|He can't fire Bibi|
Bibi can afford to be honest thanks to the sea change in U.S. attitudes. Israel's historic left-leaning U.S. supporters cared more about democracy for democracy's sake than do her new friends on the right, who don't seem to worry much about disenfranchised Palestinians on the West Bank. With a GOP Congress and a better than even chance for a GOP president, Bibi's sitting pretty for the time being as far as keeping the U.S. is concerned.
At home, if he's being honest about abandoning two states, he probably envisions a plan along the lines of Naftali Bennett's -- annexation of the West Bank with a glacial phasing-in of Palestinians' rights. Meanwhile the Palestinians will continue to lobby in international forums for de facto statehood. These visions will inevitably and perhaps violently clash. Maybe that's just what Bibi's evangelical end-time friends in the U.S. want.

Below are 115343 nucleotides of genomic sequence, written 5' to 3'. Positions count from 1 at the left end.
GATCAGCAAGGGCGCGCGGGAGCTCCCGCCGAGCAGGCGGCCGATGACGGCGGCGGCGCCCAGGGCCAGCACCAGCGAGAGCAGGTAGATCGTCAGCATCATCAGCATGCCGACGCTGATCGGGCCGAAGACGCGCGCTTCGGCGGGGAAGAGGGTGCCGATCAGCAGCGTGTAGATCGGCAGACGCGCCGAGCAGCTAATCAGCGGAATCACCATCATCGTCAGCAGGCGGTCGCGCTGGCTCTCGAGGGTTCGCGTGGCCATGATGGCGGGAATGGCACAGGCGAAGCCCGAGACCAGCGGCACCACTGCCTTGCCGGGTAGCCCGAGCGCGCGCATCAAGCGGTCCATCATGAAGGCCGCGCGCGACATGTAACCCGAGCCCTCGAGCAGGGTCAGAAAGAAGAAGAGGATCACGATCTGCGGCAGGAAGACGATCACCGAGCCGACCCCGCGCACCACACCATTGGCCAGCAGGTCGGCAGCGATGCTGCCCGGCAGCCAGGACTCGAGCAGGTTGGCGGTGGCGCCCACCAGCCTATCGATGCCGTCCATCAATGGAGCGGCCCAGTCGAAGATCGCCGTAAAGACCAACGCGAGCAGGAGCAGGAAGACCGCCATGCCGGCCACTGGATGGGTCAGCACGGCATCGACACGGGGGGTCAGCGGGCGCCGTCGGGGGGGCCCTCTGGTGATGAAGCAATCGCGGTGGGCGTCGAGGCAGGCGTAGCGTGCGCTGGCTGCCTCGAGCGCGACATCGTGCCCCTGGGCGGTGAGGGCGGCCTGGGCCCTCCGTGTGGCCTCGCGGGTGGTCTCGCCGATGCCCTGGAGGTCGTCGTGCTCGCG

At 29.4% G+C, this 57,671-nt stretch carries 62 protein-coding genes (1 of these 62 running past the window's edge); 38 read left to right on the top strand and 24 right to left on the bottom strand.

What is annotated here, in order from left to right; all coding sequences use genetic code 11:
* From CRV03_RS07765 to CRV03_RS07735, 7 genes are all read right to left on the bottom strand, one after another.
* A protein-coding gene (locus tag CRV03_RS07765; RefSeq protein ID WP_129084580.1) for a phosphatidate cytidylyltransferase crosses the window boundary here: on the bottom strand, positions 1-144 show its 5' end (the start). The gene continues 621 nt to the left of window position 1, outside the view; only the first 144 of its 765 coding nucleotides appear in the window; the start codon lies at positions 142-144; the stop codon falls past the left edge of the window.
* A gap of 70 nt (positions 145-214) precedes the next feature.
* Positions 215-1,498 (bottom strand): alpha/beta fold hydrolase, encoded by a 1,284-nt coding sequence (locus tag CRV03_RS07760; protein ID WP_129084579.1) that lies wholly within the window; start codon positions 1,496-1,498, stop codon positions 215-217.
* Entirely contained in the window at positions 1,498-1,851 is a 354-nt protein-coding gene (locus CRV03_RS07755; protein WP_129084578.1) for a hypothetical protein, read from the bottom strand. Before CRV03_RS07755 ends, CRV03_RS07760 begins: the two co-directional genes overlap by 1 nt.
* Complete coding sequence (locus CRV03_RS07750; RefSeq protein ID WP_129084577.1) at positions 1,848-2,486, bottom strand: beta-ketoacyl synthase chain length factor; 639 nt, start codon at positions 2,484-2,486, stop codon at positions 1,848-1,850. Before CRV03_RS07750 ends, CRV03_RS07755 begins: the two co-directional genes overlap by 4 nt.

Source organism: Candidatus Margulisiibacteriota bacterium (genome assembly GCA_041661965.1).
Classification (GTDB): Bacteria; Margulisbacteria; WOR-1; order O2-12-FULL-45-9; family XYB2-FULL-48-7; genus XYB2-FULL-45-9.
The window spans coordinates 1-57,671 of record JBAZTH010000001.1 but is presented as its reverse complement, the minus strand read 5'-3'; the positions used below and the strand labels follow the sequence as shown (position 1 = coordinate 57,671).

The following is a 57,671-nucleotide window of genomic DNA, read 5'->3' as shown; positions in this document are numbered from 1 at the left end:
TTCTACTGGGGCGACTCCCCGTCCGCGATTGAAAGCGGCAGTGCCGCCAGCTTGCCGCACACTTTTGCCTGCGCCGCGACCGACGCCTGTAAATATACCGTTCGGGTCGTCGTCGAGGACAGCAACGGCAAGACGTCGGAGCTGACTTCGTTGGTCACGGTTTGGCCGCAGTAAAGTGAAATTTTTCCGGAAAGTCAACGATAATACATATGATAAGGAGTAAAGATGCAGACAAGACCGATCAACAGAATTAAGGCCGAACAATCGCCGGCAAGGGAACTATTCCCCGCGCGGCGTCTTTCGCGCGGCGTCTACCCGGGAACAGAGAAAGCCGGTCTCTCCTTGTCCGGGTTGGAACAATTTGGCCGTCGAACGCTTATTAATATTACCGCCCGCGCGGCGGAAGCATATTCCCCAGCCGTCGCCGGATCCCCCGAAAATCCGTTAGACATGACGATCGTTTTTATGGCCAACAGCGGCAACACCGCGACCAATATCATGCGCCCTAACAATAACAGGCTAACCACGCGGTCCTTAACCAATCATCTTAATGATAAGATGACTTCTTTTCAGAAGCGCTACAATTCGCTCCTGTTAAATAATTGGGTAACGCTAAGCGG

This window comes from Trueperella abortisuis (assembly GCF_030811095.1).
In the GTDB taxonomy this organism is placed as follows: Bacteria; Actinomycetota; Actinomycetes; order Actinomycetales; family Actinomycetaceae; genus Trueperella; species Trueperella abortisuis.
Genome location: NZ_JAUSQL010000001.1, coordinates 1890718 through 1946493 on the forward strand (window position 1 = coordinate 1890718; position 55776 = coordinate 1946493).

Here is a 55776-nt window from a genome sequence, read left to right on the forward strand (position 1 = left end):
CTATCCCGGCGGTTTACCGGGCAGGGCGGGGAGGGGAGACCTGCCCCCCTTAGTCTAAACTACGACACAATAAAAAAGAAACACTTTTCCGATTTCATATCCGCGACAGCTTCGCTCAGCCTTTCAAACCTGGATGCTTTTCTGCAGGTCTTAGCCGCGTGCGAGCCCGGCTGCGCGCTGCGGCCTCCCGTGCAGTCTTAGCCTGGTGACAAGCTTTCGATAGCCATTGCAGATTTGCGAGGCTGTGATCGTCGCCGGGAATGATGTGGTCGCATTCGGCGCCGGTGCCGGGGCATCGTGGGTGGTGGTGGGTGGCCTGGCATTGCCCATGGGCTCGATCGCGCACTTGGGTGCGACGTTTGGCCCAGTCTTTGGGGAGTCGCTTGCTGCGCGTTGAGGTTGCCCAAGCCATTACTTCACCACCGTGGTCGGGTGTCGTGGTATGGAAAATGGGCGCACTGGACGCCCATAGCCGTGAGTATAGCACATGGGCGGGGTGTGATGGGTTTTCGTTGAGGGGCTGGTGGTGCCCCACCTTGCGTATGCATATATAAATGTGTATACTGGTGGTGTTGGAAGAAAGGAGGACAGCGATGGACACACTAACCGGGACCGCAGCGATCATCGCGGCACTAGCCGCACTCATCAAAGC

Israelis can run their country however they want. But I'm feeling more and more like Israel is morally equivalent with China, Germany, and Japan as far as U.S. policy is concerned. Relations among countries need to be reciprocal and mutually beneficial. Since 1948, our main interest in Israel has been that we loved her for the sake of who she was and what she stood for. I still respect that, but the honeymoon's over. I don't have to love Israel's democracy if Israel doesn't. And I am not going to favor a Mideast policy driven primarily by end-timers. I don't like their influence in Iran, and I don't like it here.